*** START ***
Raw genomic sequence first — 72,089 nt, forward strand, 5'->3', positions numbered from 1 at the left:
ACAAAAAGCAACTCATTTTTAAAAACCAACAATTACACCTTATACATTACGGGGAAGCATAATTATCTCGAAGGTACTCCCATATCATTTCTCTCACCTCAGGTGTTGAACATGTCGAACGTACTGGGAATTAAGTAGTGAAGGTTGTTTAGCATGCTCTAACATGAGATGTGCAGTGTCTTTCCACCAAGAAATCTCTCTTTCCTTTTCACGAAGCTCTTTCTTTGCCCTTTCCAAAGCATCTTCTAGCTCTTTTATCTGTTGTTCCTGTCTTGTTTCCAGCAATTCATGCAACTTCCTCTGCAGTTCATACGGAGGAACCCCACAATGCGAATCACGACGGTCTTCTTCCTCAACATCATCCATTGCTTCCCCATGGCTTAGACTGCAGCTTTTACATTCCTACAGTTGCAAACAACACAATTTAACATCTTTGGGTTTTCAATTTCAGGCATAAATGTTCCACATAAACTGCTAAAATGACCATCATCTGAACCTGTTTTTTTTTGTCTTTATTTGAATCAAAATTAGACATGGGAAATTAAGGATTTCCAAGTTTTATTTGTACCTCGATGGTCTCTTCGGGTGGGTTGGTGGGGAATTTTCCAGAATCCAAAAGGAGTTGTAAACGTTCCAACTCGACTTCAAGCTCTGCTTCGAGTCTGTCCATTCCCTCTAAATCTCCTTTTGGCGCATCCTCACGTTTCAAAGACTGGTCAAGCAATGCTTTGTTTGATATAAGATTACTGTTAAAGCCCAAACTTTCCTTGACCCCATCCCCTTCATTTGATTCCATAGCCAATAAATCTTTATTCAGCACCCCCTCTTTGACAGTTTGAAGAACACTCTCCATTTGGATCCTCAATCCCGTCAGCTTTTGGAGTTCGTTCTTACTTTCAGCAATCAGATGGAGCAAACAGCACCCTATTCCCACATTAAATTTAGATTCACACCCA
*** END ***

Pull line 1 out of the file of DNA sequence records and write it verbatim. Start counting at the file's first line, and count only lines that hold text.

Raw genomic sequence first — 72,089 nt, forward strand, 5'->3', positions numbered from 1 at the left: